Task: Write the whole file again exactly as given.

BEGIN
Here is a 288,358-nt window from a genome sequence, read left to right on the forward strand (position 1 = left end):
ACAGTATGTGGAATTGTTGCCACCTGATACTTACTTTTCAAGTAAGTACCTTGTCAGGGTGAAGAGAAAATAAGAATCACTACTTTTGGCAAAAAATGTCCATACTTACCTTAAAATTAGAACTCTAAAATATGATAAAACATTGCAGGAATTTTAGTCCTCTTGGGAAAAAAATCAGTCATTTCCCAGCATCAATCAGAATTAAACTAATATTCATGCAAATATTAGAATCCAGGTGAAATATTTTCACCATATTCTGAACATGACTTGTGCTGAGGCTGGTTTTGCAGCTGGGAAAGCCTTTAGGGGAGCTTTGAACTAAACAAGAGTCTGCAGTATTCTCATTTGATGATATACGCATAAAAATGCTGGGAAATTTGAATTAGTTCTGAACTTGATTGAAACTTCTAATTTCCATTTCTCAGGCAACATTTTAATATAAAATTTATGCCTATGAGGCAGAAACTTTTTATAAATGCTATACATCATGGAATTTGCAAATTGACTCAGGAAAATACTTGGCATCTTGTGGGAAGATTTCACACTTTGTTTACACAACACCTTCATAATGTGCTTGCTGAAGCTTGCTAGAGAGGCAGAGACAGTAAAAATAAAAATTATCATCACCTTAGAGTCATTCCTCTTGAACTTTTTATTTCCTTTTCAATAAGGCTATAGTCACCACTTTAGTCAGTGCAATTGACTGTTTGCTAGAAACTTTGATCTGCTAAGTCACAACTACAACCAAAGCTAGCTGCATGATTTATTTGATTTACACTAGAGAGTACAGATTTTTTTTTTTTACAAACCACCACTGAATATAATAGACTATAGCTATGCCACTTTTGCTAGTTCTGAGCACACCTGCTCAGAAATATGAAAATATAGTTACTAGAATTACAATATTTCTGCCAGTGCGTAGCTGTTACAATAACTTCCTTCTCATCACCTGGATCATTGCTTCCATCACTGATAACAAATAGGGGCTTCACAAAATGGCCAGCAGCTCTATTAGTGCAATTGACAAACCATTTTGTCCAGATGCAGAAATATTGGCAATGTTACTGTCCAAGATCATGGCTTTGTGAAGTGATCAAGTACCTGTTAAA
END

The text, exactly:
Here is a 288,358-nt window from a genome sequence, read left to right on the forward strand (position 1 = left end):
ACAGTATGTGGAATTGTTGCCACCTGATACTTACTTTTCAAGTAAGTACCTTGTCAGGGTGAAGAGAAAATAAGAATCACTACTTTTGGCAAAAAATGTCCATACTTACCTTAAAATTAGAACTCTAAAATATGATAAAACATTGCAGGAATTTTAGTCCTCTTGGGAAAAAAATCAGTCATTTCCCAGCATCAATCAGAATTAAACTAATATTCATGCAAATATTAGAATCCAGGTGAAATATTTTCACCATATTCTGAACATGACTTGTGCTGAGGCTGGTTTTGCAGCTGGGAAAGCCTTTAGGGGAGCTTTGAACTAAACAAGAGTCTGCAGTATTCTCATTTGATGATATACGCATAAAAATGCTGGGAAATTTGAATTAGTTCTGAACTTGATTGAAACTTCTAATTTCCATTTCTCAGGCAACATTTTAATATAAAATTTATGCCTATGAGGCAGAAACTTTTTATAAATGCTATACATCATGGAATTTGCAAATTGACTCAGGAAAATACTTGGCATCTTGTGGGAAGATTTCACACTTTGTTTACACAACACCTTCATAATGTGCTTGCTGAAGCTTGCTAGAGAGGCAGAGACAGTAAAAATAAAAATTATCATCACCTTAGAGTCATTCCTCTTGAACTTTTTATTTCCTTTTCAATAAGGCTATAGTCACCACTTTAGTCAGTGCAATTGACTGTTTGCTAGAAACTTTGATCTGCTAAGTCACAACTACAACCAAAGCTAGCTGCATGATTTATTTGATTTACACTAGAGAGTACAGATTTTTTTTTTTTACAAACCACCACTGAATATAATAGACTATAGCTATGCCACTTTTGCTAGTTCTGAGCACACCTGCTCAGAAATATGAAAATATAGTTACTAGAATTACAATATTTCTGCCAGTGCGTAGCTGTTACAATAACTTCCTTCTCATCACCTGGATCATTGCTTCCATCACTGATAACAAATAGGGGCTTCACAAAATGGCCAGCAGCTCTATTAGTGCAATTGACAAACCATTTTGTCCAGATGCAGAAATATTGGCAATGTTACTGTCCAAGATCATGGCTTTGTGAAGTGATCAAGTACCTGTTAAA